The Fellsman – Where DNF stands for Did Nothing Fatal

It’s just before 9am, and I’m standing in a field in Ingleton, on the West edge of the

fellsman_logo1

“Hi mate, you done this before? It’s my first time”

“Yes” comes the reply, “A few times – you’ll enjoy it, just don’t go off like crazy, take your time and you’ll be fine”

The next thing I know, a film crew arrive and start talking to this chap. I’ve only gone and asked Jez Bragg, (defending winner and course record holder in 10h6m) the most stupid question he’s likely to be asked today.

As Jez talks to the film crew, I slink off to the back of the pack – I doubt I’ll see him again. He’ll be tucked up in bed long before I get back.

So begins the Fellsman. An epic 62-mile race over the Yorkshire Dales. It was described to me as a race of three parts, which sounds like a good way to report it.

Part 1 – The Hilly Section

Yes, it's that bad...

Yes, it’s that bad…

Straight out of Ingleton and we’re off on a 2000′ climb up Ingleborough. Two miles in, I’m   struggling – so my motto becomes WWJD, ‘What Would Jez Do”? This is actually not helpful – Jez is of course bounding up this speed bump like a mountain goat. Near the top we hit the limestone and engage in some rock climbing. Coming back down the other side isn’t much better, and I keep thinking to myself – If I fall, I’m going to be falling for a long time onto a lot of rocks, like those Youtube videos you sometimes see and wince at.

No sooner do we hit the bottom, then it’s back off up Whernside for another massive climb and a nice, fast descent to the bottom of Gragareth, (see photo -well, the Scouts did warn us I suppose). This hill is bonkers and nearly finishes me off but I finally manage to get to the top and another fast descent off Great Coum which marks the start of :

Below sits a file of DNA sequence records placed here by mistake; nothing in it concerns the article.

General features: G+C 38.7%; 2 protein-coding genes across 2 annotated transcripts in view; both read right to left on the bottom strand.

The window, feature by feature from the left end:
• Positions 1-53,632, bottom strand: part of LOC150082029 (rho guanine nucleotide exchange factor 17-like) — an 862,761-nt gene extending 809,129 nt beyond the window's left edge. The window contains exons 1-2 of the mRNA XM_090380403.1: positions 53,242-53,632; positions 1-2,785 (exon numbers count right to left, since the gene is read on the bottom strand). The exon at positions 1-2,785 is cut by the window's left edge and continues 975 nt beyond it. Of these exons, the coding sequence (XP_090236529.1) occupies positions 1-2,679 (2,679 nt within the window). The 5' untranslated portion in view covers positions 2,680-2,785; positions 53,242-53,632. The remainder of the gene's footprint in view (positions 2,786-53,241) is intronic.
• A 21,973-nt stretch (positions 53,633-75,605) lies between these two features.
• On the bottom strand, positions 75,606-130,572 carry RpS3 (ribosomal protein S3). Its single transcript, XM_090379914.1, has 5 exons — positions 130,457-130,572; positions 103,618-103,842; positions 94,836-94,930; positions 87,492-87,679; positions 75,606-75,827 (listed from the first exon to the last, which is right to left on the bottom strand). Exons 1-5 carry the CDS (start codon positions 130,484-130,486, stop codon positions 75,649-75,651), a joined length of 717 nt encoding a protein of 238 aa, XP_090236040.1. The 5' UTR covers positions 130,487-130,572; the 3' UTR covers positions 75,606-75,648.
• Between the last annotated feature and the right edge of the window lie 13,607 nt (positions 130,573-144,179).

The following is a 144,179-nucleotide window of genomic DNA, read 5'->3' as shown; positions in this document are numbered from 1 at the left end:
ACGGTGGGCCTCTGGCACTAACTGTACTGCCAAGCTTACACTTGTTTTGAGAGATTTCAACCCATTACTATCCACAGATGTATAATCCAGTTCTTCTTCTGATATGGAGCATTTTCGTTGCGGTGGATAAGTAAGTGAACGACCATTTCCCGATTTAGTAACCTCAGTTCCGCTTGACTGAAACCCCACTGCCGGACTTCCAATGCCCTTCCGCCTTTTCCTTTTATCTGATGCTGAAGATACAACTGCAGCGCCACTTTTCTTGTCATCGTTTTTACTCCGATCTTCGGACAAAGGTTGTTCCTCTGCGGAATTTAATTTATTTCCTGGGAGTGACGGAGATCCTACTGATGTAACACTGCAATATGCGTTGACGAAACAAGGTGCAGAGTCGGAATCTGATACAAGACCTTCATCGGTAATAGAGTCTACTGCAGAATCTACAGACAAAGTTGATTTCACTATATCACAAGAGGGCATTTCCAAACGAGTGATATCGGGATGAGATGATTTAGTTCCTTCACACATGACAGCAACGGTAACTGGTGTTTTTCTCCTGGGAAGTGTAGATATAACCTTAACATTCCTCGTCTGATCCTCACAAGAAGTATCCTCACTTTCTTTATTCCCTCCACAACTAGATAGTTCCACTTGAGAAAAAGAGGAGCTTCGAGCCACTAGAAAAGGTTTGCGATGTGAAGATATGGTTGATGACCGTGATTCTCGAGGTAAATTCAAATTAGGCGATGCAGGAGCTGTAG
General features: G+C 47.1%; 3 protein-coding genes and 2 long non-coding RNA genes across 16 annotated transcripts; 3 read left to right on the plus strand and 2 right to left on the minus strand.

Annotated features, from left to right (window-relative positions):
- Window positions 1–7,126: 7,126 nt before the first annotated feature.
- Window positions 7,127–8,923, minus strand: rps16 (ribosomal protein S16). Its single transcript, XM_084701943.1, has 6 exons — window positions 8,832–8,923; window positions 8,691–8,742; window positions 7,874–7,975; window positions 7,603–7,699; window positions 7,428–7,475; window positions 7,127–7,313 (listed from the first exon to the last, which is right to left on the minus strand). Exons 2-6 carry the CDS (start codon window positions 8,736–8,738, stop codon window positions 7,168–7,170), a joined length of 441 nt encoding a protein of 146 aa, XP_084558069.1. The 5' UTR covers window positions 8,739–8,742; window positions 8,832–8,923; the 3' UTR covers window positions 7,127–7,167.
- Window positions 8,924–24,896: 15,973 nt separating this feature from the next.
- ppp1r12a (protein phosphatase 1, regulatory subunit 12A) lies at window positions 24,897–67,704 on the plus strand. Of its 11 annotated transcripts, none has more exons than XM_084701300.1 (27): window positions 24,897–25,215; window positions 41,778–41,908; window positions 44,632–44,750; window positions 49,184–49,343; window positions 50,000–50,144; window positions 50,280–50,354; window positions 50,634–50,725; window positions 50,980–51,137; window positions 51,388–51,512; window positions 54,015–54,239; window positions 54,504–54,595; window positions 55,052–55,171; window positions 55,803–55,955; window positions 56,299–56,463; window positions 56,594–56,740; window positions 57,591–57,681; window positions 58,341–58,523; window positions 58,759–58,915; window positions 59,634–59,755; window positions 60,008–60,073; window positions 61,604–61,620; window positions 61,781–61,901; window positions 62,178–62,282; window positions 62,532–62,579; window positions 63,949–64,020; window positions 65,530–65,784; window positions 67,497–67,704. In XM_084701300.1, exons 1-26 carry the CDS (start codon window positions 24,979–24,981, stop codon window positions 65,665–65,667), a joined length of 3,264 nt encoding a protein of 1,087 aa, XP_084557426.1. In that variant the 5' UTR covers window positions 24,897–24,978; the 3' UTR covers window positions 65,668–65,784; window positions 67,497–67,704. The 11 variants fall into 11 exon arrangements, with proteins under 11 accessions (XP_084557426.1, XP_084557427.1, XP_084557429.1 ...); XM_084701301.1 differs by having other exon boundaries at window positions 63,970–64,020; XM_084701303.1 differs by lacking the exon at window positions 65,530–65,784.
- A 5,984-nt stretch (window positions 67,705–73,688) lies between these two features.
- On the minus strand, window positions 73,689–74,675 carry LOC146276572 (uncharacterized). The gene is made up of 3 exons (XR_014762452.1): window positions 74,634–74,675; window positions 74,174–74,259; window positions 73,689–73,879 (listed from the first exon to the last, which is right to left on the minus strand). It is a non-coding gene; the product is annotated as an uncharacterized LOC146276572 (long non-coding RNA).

Part 2 – The Boggy Section

Two things happen on the descent, firstly – one minute I’m bounding down open moorland, the next – my foot disappears up to the knee in a peat bog and I’m thrown forward – Superman style. Aha – so this is where the peat bogs start is it. Secondly, I notice my left foot feels loose in my shoe, but I’m hammering down the hill so resolve to stop at the bottom to sort it out. Getting to the bottom I find a massive rip along the inner foot – I’ve got at least 35 miles to go and half a shoe.

Fortunately, while eating a sausage roll sandwich with a cup of tea at the next checkpoint the Scouts manage to find some string, and with a couple of reef knots sort-of bind the shoe back together. It’s not pretty, but it might just work.

The next 20 miles is not flat either, but is over miles and miles of peat bogs – in fact most of the rest of the course is over peat bogs. I later come to realise that this race of 3-parts is actually cumulative, so this is actually “The Hilly, Boggy Section”.

I ran for 10 hours in these

I ran for 10 hours in these

I actually start to enjoy myself once I’m into the routine, it’s walk up the hills, run down them, face plant into a peat bog, eat some food from the Scouts, repeat. Amazingly my shoe is holding up to the abuse being thrown at it much to the amusement of the checkpoint staff.